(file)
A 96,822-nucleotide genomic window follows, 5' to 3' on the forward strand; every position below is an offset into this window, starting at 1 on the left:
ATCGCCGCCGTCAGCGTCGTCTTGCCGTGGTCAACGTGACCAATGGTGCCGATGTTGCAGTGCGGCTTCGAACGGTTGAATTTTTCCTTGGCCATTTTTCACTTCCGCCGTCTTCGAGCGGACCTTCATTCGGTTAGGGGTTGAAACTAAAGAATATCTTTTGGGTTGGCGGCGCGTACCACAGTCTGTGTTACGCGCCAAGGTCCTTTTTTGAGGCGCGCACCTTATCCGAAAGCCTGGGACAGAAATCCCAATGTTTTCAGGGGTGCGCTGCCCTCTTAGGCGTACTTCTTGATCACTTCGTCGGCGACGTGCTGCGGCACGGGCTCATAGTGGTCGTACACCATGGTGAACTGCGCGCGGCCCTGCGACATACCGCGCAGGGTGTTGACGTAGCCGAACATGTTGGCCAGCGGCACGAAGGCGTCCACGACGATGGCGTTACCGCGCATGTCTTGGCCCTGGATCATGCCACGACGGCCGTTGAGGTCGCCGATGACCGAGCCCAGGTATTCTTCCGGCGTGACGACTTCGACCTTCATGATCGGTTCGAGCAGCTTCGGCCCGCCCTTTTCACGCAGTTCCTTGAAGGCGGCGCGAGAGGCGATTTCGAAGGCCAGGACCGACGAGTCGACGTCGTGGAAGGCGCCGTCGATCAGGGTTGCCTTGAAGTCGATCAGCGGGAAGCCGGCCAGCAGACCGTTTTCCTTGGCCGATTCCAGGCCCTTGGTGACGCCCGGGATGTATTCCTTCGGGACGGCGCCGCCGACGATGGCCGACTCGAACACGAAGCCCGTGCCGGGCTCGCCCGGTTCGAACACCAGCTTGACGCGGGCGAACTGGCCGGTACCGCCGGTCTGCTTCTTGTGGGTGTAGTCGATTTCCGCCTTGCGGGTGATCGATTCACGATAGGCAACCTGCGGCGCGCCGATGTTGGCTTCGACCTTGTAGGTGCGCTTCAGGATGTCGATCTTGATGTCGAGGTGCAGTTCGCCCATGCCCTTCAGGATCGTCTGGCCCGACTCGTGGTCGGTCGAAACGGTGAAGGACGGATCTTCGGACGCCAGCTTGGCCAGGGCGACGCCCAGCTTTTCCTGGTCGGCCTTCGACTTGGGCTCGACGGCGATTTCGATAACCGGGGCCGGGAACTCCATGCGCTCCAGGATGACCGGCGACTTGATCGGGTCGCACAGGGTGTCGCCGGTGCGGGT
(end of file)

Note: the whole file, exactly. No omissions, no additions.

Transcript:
A 96,822-nucleotide genomic window follows, 5' to 3' on the forward strand; every position below is an offset into this window, starting at 1 on the left:
ATCGCCGCCGTCAGCGTCGTCTTGCCGTGGTCAACGTGACCAATGGTGCCGATGTTGCAGTGCGGCTTCGAACGGTTGAATTTTTCCTTGGCCATTTTTCACTTCCGCCGTCTTCGAGCGGACCTTCATTCGGTTAGGGGTTGAAACTAAAGAATATCTTTTGGGTTGGCGGCGCGTACCACAGTCTGTGTTACGCGCCAAGGTCCTTTTTTGAGGCGCGCACCTTATCCGAAAGCCTGGGACAGAAATCCCAATGTTTTCAGGGGTGCGCTGCCCTCTTAGGCGTACTTCTTGATCACTTCGTCGGCGACGTGCTGCGGCACGGGCTCATAGTGGTCGTACACCATGGTGAACTGCGCGCGGCCCTGCGACATACCGCGCAGGGTGTTGACGTAGCCGAACATGTTGGCCAGCGGCACGAAGGCGTCCACGACGATGGCGTTACCGCGCATGTCTTGGCCCTGGATCATGCCACGACGGCCGTTGAGGTCGCCGATGACCGAGCCCAGGTATTCTTCCGGCGTGACGACTTCGACCTTCATGATCGGTTCGAGCAGCTTCGGCCCGCCCTTTTCACGCAGTTCCTTGAAGGCGGCGCGAGAGGCGATTTCGAAGGCCAGGACCGACGAGTCGACGTCGTGGAAGGCGCCGTCGATCAGGGTTGCCTTGAAGTCGATCAGCGGGAAGCCGGCCAGCAGACCGTTTTCCTTGGCCGATTCCAGGCCCTTGGTGACGCCCGGGATGTATTCCTTCGGGACGGCGCCGCCGACGATGGCCGACTCGAACACGAAGCCCGTGCCGGGCTCGCCCGGTTCGAACACCAGCTTGACGCGGGCGAACTGGCCGGTACCGCCGGTCTGCTTCTTGTGGGTGTAGTCGATTTCCGCCTTGCGGGTGATCGATTCACGATAGGCAACCTGCGGCGCGCCGATGTTGGCTTCGACCTTGTAGGTGCGCTTCAGGATGTCGATCTTGATGTCGAGGTGCAGTTCGCCCATGCCCTTCAGGATCGTCTGGCCCGACTCGTGGTCGGTCGAAACGGTGAAGGACGGATCTTCGGACGCCAGCTTGGCCAGGGCGACGCCCAGCTTTTCCTGGTCGGCCTTCGACTTGGGCTCGACGGCGATTTCGATAACCGGGGCCGGGAACTCCATGCGCTCCAGGATGACCGGCGACTTGATCGGGTCGCACAGGGTGTCGCCGGTGCGGGT